EPRUMA calls for science and animal welfare concerns to take precedence over politics

In a misguided bid to protect the use of antibiotics for human use and stem the tide of antimicrobial resistance development, some MEPs have tabled a motion for a resolution objecting to the draft Commission delegated regulation (DEA 2021/2718) on “Criteria for the designation of antimicrobials to be reserved for the treatment of certain infections in humans”.

With concerns based on outdated beliefs about misuse of antibiotics in the animal sector and a misinterpretation of WHO recommendations*, such a move could seriously jeopardise not only animal health and welfare but also public health and food safety, as well as food security.

It is highly surprising that anyone would argue against the fact that when animals fall ill, they should be treated, especially in cases of life-threatening bacterial infections. It must not be forgotten that there is no product yet available that may replace antibiotics in terms of capacity to treat bacterial diseases in any living being. Both farm and companion animals may get life-threatening diseases which can only be treated by an effective antibiotic. By prohibiting the only therapeutic choice available, these animals will be left unprotected against bacterial infections, leading to the unnecessary suffering and perhaps even death of animals, including pets. This is contrary to Article 13 (Title II) of the TFEU, which recognises animals as sentient beings, requiring we pay full regard to their welfare requirements. Farmer’s livelihoods will also be affected as a result of animal losses.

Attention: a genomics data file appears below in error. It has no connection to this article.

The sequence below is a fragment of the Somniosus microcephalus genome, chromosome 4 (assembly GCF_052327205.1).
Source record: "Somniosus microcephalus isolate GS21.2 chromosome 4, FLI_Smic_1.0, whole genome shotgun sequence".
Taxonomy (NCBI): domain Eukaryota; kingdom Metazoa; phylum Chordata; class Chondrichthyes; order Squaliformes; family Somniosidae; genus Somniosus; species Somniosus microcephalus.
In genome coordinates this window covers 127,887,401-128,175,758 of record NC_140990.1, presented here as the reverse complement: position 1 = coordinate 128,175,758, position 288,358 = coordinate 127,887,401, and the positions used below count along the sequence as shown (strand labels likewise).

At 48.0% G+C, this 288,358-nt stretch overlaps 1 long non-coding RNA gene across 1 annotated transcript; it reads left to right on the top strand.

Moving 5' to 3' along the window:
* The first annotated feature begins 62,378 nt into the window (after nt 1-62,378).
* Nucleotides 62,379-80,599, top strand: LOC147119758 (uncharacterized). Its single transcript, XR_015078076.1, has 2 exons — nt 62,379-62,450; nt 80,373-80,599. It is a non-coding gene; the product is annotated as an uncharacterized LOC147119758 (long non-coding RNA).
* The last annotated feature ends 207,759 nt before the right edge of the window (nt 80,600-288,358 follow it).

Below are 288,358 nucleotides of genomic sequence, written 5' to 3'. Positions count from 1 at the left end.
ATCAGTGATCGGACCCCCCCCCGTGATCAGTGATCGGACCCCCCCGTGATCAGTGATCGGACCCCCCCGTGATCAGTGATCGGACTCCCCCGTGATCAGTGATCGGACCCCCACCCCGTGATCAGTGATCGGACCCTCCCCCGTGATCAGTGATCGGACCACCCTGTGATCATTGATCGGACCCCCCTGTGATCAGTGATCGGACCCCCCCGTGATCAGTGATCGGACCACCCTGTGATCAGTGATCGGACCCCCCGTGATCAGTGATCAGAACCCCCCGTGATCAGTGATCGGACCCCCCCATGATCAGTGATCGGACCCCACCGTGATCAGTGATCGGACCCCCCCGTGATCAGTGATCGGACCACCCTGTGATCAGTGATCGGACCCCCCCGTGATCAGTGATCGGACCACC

Moreover, the use of antibiotics in animals is only allowed on veterinary prescription and the use of veterinary medicines “to compensate for poor hygiene, inadequate animal husbandry or lack of care or to compensate for poor farm management” is expressly banned as per Regulation 2019/6 (article 107). In fact, only in exceptional cases is a group treatment permitted and use of antimicrobials for growth promotion has been banned in the EU since 2006.

Massive efforts have been made by the animal sector over the last decade which has seen a reduction of sales of veterinary antibiotics of over 34% (2020 ESVAC report) resulting now in lower in use of antibiotics in food-producing animals than in humans as recognised in a recent report from EFSA, EMA and ECDC (third JIACRA report) . Yet, to fight AMR, a One Health approach is needed, with efforts being made in the field of human health, animal health and the environment, in line with the One Health approach promoted by the European Commission in its One Health Action Plan of 2016 and by WHO.

EPRUMA looks to the European Parliament’s ENVI committee to reject this motion for a resolution and ensure continued access to the tools and measures deemed necessary by balanced EU scientific expertise, taking into account the protection of public health, animal health and the environment, to protect the health and welfare of all of Europe’s people and animals. Focusing efforts on supporting means to improve disease prevention and further protect animal welfare will have a much better impact on reducing the need for antibiotics in the animal sector.

 

* The WHO acknowledges that animal health should be considered before applying controls, and recommends the list set out by the World Organisation for Animal Health (OIE) to be equally considered.